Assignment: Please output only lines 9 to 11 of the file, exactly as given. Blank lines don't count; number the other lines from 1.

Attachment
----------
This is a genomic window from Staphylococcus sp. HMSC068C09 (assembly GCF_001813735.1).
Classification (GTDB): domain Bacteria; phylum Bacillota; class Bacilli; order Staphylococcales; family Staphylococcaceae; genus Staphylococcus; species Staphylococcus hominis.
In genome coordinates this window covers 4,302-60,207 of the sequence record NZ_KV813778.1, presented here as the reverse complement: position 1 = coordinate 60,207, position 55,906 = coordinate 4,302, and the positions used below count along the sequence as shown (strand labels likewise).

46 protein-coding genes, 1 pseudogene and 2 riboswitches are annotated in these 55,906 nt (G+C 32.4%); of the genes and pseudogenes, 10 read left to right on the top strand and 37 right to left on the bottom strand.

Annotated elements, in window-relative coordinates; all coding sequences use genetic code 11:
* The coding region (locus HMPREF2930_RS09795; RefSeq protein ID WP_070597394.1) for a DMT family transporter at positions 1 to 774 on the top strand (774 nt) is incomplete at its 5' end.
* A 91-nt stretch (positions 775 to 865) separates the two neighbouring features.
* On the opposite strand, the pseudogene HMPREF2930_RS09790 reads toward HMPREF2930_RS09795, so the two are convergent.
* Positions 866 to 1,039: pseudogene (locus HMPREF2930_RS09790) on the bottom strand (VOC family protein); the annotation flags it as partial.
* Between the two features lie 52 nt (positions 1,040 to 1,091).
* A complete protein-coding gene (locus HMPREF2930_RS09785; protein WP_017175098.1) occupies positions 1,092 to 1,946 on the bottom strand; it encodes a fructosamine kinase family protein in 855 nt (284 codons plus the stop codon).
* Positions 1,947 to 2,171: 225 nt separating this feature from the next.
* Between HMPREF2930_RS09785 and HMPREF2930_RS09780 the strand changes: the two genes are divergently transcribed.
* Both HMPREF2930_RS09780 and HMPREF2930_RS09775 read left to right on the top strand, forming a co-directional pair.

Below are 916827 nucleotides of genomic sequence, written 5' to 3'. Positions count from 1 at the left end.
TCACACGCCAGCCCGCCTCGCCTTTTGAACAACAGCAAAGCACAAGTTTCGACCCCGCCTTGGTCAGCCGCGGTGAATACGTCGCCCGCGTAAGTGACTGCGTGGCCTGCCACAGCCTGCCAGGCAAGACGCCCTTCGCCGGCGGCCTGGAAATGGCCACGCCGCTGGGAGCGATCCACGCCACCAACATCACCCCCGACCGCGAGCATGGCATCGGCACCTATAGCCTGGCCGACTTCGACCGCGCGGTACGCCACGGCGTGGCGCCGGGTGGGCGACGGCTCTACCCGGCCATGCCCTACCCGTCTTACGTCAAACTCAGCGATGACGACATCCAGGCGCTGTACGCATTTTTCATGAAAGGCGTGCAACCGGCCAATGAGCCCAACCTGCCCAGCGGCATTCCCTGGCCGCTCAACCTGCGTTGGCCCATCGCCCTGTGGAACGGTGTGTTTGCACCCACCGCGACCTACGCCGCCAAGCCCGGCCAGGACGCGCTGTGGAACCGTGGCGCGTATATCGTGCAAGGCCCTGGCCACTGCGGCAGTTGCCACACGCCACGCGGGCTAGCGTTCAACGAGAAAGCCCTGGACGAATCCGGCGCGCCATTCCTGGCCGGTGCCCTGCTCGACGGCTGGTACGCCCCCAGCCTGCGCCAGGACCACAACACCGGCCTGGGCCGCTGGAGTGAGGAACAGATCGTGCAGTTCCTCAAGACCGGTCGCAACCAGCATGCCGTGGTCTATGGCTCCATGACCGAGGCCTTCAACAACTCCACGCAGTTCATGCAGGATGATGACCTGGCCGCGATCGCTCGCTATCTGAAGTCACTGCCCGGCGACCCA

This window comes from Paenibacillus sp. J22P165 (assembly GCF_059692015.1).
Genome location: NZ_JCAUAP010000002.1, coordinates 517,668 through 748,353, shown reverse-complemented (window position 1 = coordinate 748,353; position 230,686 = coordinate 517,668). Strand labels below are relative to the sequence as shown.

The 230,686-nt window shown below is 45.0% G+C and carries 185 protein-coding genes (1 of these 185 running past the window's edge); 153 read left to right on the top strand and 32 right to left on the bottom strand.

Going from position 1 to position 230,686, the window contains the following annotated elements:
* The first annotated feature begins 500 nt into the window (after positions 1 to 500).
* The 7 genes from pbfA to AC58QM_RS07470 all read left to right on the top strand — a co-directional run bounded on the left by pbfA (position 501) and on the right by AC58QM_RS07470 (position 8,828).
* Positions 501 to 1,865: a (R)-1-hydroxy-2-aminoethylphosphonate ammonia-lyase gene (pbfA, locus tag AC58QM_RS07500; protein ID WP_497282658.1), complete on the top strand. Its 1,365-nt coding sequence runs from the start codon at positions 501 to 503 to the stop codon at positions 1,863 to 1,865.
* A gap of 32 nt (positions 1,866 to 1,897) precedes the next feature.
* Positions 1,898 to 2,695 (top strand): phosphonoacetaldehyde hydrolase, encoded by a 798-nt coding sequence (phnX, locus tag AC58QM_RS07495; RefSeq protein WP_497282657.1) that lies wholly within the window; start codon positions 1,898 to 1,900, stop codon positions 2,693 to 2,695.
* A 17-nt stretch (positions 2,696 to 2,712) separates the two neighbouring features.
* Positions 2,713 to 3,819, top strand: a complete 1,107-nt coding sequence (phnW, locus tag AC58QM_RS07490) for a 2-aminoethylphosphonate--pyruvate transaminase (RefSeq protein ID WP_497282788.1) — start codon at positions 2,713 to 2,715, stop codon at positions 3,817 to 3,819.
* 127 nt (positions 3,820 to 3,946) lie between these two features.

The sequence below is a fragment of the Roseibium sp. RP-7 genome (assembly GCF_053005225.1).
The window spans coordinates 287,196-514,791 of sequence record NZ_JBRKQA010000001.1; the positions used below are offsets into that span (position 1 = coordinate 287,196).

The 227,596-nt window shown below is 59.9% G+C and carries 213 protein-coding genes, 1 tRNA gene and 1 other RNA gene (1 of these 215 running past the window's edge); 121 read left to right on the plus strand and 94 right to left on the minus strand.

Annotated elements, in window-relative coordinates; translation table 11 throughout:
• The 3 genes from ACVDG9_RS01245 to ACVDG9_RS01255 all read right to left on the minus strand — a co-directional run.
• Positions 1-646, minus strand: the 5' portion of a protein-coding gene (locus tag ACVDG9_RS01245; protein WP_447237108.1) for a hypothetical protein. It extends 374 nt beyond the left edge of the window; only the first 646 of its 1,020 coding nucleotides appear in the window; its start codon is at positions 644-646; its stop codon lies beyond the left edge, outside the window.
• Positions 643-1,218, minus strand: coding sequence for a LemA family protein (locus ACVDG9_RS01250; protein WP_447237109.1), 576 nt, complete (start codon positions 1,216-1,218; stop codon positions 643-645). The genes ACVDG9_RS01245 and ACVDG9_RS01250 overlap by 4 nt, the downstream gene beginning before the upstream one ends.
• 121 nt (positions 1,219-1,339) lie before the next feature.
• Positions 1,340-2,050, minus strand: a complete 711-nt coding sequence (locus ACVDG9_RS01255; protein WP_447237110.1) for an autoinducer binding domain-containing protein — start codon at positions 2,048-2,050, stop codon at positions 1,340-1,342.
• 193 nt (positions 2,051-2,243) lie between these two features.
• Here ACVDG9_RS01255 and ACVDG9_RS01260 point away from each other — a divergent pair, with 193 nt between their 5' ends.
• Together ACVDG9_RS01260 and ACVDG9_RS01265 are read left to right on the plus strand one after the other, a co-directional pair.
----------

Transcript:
* Positions 866 to 1,039: pseudogene (locus HMPREF2930_RS09790) on the bottom strand (VOC family protein); the annotation flags it as partial.
* Between the two features lie 52 nt (positions 1,040 to 1,091).
* A complete protein-coding gene (locus HMPREF2930_RS09785; protein WP_017175098.1) occupies positions 1,092 to 1,946 on the bottom strand; it encodes a fructosamine kinase family protein in 855 nt (284 codons plus the stop codon).